Being a holiday and all, it’s a slow news day in the States, so let’s turn to the U.K. for fodder. In The Times Online, we find an absolutely fascinating profile of Nick Love, a moderately high-profile figure in the U.K. and pretty much absolutely unknown in the U.S. Love is the director of a new remake of Alan Clarke’s “The Firm,” a really superb and terrifying movie starring Gary Oldman; if you’ve never seen it, you should make an effort. “The Firm” is probably the only movie about hooliganism on the soccer turf to make a dent in American consciousness. (Well, and that one scene in “Eastern Promises,” I guess.) This is mostly due to the aforementioned Oldman performance; in a career of flawless ones, this may be his pièce de résistance. But the culture of football hooliganism mostly remains a global phenomenon absolutely unknown to soccer-indifferent Americans. Elijah Wood attempted to rectify this post-“Lord Of The Rings” by starring in the poorly received Green Street Hooligans.” The American public didn’t care one way or another.
Love, who is either extremely honest and naïve or more cynical than I can possibly imagine, makes for a good profile subject. He discusses his junkie youth bluntly (“I was a thieving c*** and a junkie”), how the intense friendships of his über-masculine protagonists verge on the homoerotic (“Me, personally, I don’t give a f*** any more about boundaries. I love my men friends and we cuddle when we see each other. I’m not gay, just liberated.”), and earnestly stresses how much “heart” his movies have (“I’ve got to keep pushing the heart […] There is a very limited shelf life for films that don’t have a beating heart to them.”). However, the trailer for his remake looks lousy, and I doubt there’s much to be expected from someone nakedly trafficking in “heart” and violence.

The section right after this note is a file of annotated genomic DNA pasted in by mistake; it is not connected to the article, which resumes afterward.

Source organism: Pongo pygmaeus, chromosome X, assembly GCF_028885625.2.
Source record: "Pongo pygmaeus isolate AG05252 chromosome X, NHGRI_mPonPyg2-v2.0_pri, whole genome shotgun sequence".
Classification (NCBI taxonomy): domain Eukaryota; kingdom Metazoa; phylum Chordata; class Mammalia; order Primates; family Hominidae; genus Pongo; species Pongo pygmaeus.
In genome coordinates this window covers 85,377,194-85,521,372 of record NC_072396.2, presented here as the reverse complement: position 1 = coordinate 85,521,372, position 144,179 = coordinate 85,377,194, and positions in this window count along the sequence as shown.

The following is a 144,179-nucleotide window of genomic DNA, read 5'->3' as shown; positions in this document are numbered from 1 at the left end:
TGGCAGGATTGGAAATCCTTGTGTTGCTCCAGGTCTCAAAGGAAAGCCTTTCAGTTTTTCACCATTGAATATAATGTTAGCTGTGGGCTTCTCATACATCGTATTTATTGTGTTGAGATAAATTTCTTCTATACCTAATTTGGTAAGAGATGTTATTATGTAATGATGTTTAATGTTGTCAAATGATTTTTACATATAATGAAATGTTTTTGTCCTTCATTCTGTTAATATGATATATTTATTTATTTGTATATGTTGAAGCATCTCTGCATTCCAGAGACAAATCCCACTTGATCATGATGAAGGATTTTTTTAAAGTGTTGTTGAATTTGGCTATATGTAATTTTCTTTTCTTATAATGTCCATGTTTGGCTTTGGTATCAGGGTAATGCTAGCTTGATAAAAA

Still, I’m intrigued by the reminder of a whole subgenre of movies that are absolutely unmarketable in the U.S. Heck, we have hardly any significant sports movies of our own. Passionate American cinephiles tend to be, for one reason or another, resolutely indifferent toward sports movies; for a nation as sports obsessed as we are, it’s kind of remarkable how few movies have addressed either playing or fandom in the last couple of decades. Compare that with the kind of film-and-football fervor the British bring to their movies, like Ken Loach’s upcoming “Looking For Eric.” Here, it’ll open as a specialty item for the kind of person who cares about Ken Loach movies; in the U.K., it was pitched at a mass audience in love with soccer legend Eric Cantona. Which backfired for a populist reason. In the August issue of Sight & Sound, Charles Gant notes that the film “seems to have done particularly badly in cities with strong antipathy to Manchester United,” Cantona’s former team. Now, imagine an American filmgoer refusing to see “Big Fan” purely because they can’t stomach the New York Giants.
Props to Love for making movies that acknowledge a common spectatorship culture American movies can’t even begin to approach. We could be having much more fun with sports, really.
[Photo: “The Firm,” Vertigo Films, 2009]